The activity ‘‘plogging’’ may seem unique and novel, but carries multiple clear benefits.
And possibly more importantly, creates vital awareness of the necessity of looking after the region’s rivers, bushland and surrounds.
Translated from the Swedish words ‘‘plocka upp’’ — a combination of ‘‘to jog’’ and ‘‘to pick up’’— the activity creates the opportunity for people to participate in some physical exercise, while also cleaning up litter.
That the event took place at Stuart Reserve is significant and illustrative.
One organiser described the area as a hotspot for rubbish dumping.
With any luck, the participants of this latest plogging event will take note of the rubbish dumping and litter in the reserve and perhaps relay the message of cleaning up the area.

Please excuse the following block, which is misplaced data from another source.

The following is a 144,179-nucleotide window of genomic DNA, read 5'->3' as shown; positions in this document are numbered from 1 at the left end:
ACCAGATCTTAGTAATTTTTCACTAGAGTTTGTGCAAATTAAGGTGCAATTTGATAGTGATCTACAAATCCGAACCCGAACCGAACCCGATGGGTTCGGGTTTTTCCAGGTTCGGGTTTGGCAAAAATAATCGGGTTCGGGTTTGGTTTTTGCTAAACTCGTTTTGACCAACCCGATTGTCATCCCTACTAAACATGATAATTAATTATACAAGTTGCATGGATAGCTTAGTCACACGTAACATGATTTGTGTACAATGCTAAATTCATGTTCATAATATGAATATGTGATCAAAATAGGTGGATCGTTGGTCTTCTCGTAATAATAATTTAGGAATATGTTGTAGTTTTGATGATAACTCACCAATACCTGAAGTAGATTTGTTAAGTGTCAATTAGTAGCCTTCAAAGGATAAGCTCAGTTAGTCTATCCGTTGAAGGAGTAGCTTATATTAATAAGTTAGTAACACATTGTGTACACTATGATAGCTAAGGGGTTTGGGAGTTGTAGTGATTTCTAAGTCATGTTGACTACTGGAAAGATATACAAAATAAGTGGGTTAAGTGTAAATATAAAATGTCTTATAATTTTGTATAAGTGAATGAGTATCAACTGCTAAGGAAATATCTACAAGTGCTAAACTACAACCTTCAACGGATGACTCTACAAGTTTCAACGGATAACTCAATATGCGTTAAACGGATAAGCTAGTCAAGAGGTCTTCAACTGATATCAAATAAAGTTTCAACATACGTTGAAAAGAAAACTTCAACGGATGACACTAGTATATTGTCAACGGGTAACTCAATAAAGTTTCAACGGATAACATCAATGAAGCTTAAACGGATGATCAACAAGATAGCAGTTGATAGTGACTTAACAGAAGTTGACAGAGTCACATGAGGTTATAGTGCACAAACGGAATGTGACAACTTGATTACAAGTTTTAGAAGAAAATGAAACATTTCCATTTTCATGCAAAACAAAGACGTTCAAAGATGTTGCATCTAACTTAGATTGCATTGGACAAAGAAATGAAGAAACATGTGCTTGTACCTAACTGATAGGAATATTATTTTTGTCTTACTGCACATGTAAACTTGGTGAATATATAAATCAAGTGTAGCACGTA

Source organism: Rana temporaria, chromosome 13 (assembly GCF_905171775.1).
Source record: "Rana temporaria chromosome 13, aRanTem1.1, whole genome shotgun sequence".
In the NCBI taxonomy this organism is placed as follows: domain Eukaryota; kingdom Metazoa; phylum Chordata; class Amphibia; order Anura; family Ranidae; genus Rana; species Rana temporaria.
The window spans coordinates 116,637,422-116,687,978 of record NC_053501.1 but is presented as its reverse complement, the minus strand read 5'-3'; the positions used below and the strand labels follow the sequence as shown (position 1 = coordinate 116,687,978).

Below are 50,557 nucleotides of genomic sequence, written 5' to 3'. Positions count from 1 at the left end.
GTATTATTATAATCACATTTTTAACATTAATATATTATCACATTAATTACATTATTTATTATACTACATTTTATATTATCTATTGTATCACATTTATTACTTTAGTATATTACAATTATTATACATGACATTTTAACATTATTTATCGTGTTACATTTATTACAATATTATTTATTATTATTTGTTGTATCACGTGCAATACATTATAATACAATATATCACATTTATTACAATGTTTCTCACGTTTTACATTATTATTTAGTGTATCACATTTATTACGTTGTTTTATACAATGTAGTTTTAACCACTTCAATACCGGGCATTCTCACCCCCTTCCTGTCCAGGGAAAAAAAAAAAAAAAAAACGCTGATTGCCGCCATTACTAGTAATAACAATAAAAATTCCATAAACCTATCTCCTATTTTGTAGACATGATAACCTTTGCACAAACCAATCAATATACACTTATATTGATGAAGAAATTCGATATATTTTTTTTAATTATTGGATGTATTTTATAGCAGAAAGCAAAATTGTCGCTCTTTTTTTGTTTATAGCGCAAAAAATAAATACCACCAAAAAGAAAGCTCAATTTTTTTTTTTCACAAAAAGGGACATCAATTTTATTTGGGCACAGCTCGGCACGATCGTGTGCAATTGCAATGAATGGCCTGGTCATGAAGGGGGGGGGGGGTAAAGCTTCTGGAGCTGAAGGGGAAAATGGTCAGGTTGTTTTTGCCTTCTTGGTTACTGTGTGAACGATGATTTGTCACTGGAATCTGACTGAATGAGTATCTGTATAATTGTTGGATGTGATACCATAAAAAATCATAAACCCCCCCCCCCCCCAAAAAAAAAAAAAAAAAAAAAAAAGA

It goes without saying that plastics, glass, aluminium cans and other larger household items create ugly additions to the otherwise pretty landscape.
Perhaps worse still, such rubbish can have disastrous impacts on the flora and fauna that call our region home.
‘‘We hear a lot about ocean animals, but we need to remember it comes from here and affects all the critters down the stream,’’ RiverConnect education officer Allison Trethowan said.
‘‘We have a responsibility now more than ever to take home and take out our rubbish.’’
Events such as this one, alongside offering a great opportunity for some exercise over the weekend, provide valuable opportunities for city residents to see first hand the litter through the region’s remarkable natural areas and hopefully prompt discussion by passing on these messages.
Well done to all involved.